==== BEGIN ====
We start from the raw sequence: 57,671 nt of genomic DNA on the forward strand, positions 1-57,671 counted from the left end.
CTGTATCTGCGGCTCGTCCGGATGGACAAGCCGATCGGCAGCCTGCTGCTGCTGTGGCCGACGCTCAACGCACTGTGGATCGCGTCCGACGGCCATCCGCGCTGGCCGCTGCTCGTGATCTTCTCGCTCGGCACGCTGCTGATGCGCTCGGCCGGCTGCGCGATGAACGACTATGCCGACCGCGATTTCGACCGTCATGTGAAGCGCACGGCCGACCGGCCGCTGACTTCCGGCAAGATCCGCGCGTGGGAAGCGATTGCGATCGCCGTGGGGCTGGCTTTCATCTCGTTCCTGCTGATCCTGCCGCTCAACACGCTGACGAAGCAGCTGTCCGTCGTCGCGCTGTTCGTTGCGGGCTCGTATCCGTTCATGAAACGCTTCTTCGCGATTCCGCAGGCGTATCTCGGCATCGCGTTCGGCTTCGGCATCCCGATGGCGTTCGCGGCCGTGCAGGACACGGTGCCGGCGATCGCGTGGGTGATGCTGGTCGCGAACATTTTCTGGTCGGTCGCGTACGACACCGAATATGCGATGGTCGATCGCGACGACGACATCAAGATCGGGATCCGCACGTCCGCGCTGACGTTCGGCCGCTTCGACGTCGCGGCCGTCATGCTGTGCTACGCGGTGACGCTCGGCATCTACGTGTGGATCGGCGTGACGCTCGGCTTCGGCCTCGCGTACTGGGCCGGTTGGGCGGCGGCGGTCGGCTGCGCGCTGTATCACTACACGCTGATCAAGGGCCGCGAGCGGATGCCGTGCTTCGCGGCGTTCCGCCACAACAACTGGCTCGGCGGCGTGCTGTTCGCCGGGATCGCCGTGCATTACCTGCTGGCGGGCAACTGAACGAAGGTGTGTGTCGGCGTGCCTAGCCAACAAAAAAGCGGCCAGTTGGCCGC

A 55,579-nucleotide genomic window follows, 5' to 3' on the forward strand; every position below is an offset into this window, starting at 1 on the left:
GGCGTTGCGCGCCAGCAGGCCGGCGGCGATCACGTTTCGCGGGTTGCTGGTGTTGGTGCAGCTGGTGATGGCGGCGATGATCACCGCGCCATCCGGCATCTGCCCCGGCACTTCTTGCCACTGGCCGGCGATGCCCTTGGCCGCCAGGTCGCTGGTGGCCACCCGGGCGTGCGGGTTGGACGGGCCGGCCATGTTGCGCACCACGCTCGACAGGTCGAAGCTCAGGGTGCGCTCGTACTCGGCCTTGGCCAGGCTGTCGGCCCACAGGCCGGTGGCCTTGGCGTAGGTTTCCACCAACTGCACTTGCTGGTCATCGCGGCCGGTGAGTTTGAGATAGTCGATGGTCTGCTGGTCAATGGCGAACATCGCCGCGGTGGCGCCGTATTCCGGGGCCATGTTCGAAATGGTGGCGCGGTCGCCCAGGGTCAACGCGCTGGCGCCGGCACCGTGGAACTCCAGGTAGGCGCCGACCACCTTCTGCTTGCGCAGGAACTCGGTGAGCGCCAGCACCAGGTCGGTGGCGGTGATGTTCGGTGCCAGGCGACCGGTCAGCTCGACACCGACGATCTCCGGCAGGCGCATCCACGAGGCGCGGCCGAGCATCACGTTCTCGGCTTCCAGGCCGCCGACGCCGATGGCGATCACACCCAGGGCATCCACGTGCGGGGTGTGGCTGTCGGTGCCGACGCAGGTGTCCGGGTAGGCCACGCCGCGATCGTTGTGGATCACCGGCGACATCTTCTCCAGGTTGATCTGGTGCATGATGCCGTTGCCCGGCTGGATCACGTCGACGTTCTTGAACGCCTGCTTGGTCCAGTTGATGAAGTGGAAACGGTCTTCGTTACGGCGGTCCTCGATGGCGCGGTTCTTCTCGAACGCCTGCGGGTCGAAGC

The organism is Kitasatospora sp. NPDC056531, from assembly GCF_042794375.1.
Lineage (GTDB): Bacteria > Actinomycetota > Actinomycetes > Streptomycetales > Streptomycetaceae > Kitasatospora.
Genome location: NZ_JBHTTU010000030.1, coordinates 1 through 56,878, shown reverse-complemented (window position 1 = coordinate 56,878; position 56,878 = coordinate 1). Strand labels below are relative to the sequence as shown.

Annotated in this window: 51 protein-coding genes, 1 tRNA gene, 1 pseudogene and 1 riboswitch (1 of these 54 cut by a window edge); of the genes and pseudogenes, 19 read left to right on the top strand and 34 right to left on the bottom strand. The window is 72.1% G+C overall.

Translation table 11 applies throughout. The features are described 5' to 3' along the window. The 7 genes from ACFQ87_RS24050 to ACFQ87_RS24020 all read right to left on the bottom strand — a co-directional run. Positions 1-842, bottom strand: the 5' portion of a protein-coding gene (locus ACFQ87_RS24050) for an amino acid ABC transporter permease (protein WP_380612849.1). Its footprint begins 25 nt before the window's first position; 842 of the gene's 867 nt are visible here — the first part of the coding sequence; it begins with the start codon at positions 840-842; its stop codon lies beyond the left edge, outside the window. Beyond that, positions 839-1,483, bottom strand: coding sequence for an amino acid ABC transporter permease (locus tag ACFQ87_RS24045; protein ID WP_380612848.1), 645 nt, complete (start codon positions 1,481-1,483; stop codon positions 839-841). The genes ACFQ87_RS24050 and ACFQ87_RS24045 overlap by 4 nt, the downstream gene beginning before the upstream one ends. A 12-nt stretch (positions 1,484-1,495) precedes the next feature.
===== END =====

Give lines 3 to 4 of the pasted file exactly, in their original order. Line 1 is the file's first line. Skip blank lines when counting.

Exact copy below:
A 55,579-nucleotide genomic window follows, 5' to 3' on the forward strand; every position below is an offset into this window, starting at 1 on the left:
GGCGTTGCGCGCCAGCAGGCCGGCGGCGATCACGTTTCGCGGGTTGCTGGTGTTGGTGCAGCTGGTGATGGCGGCGATGATCACCGCGCCATCCGGCATCTGCCCCGGCACTTCTTGCCACTGGCCGGCGATGCCCTTGGCCGCCAGGTCGCTGGTGGCCACCCGGGCGTGCGGGTTGGACGGGCCGGCCATGTTGCGCACCACGCTCGACAGGTCGAAGCTCAGGGTGCGCTCGTACTCGGCCTTGGCCAGGCTGTCGGCCCACAGGCCGGTGGCCTTGGCGTAGGTTTCCACCAACTGCACTTGCTGGTCATCGCGGCCGGTGAGTTTGAGATAGTCGATGGTCTGCTGGTCAATGGCGAACATCGCCGCGGTGGCGCCGTATTCCGGGGCCATGTTCGAAATGGTGGCGCGGTCGCCCAGGGTCAACGCGCTGGCGCCGGCACCGTGGAACTCCAGGTAGGCGCCGACCACCTTCTGCTTGCGCAGGAACTCGGTGAGCGCCAGCACCAGGTCGGTGGCGGTGATGTTCGGTGCCAGGCGACCGGTCAGCTCGACACCGACGATCTCCGGCAGGCGCATCCACGAGGCGCGGCCGAGCATCACGTTCTCGGCTTCCAGGCCGCCGACGCCGATGGCGATCACACCCAGGGCATCCACGTGCGGGGTGTGGCTGTCGGTGCCGACGCAGGTGTCCGGGTAGGCCACGCCGCGATCGTTGTGGATCACCGGCGACATCTTCTCCAGGTTGATCTGGTGCATGATGCCGTTGCCCGGCTGGATCACGTCGACGTTCTTGAACGCCTGCTTGGTCCAGTTGATGAAGTGGAAACGGTCTTCGTTACGGCGGTCCTCGATGGCGCGGTTCTTCTCGAACGCCTGCGGGTCGAAGC